Paul Mason's previous Fighting Fantasy books are undoubtedly some of the most difficult of adventure gamebooks, and `Magehunter' is no exception. However, it differs from his others in that where they finally revealed an intricate and complex plot that made them a pleasure to complete `Magehunter' contains virtually no plot and appears to just be difficult for the sake of being difficult. It is unnecessarily convoluted rather than being challenging. There doesn't seem to be any reason behind events and a logical approach won't really get you anywhere. I completed this by trial and error and even after finishing it I couldn't really say how I did. There was a certain level of satisfaction at reaching the end of Paul Mason's other FF works that is totally missing here.
The setting of the whole adventure is incredibly vague. I was left unsure whether or not it is supposed to be on Titan or if the beginning of the adventure was even in the same world as the rest of it. Whereas `Black Vein Prophecy' and `The Crimson tide' were both set in an oriental fantasy environment this adventure is in an Arabian one. This adventure doesn't seem to gel as well with its environment. Your character comes across as rather anachronistic in `Magehunter' whereas you felt very much part of the world in the author's other adventures. That was partly why they worked so well. More could certainly be done with the Arabian setting. It feels ill utilised, which is a shame. One of the greatest strengths of Mason's other FF adventures was the development of the character of the reader. They were journeys of self-discovery for your character and some moral lesson was learnt or emotional dilemma overcome. There is absolutely no character development whatsoever for the reader's character in this adventure.Read more ›
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This is a strange little gamebook which certainly can't be faulted for originality. Like all the Fighting Fantasy gamebooks, it is written in the second person with the reader/player as main protagonist, and combines narrative elements containing choices of direction with a statistical combat and incident resolution system. Where it is unusual is that the player-character switches between different bodies in the course of the quest, in some cases playing alongside a companion. He has also come to the Fighting Fantasy world from the outside, through a magic portal, and is in an alien environment (along with some technologies unknown to Titan, such as pistols).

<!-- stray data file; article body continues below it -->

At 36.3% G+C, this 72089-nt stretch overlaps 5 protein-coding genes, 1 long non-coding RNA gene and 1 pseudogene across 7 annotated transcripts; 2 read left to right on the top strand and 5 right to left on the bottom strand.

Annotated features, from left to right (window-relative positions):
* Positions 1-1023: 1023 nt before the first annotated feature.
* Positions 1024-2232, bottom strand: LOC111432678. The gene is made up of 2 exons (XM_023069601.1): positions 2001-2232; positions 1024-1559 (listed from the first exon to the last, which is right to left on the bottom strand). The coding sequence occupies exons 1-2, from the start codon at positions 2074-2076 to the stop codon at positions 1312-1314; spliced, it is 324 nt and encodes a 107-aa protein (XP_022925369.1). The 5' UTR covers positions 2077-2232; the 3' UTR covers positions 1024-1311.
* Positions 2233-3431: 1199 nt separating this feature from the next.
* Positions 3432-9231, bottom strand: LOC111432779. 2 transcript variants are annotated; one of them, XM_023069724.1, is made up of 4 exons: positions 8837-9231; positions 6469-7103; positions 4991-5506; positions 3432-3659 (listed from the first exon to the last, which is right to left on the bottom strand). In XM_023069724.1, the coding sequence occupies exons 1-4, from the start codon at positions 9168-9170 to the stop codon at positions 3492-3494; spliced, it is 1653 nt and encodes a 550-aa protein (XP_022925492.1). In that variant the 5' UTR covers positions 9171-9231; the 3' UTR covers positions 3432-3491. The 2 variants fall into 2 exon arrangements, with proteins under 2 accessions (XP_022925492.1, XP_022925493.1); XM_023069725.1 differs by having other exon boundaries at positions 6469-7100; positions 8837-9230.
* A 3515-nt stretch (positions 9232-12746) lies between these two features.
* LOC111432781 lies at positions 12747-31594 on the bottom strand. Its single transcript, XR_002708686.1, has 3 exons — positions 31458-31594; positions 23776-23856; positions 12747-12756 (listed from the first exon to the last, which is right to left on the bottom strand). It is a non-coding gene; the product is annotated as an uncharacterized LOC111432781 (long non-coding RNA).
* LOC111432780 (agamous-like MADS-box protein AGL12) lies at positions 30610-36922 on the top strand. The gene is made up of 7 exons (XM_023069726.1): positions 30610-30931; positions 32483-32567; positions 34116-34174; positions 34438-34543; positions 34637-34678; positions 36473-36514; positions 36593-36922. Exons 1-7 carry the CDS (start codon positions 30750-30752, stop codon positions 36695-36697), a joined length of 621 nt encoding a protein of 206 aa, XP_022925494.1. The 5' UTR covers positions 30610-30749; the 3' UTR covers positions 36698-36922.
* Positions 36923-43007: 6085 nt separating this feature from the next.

The book contains an unusually wide array of variables - whether the character has switched bodies, whether he is aware of having done so, whether he is with a companion, which bodies he and his companion are in, whether the companion has died or been lost - which are tracked within the story through an intricate system of items and codewords associated with different variables. The book must have been amazingly complicated to write in order to avoid discontinuities.
As a story, the book is genuinely multilinear, although tending to reproduce certain paths. The bulk of the story is set in the area of Titan around Kallamehr, firmly within the regular Fighting Fantasy universe. However, the player-character is a magehunter from a world other than the main setting, where different situations exist (all mages are evil, are identified by certain traits, can only be harmed in specific ways, etc). This character has captured an evil mage, Mencius, but the mage escapes and abducts Reinhardt, the heir to the throne, through a magic portal which leads to Titan.Read more ›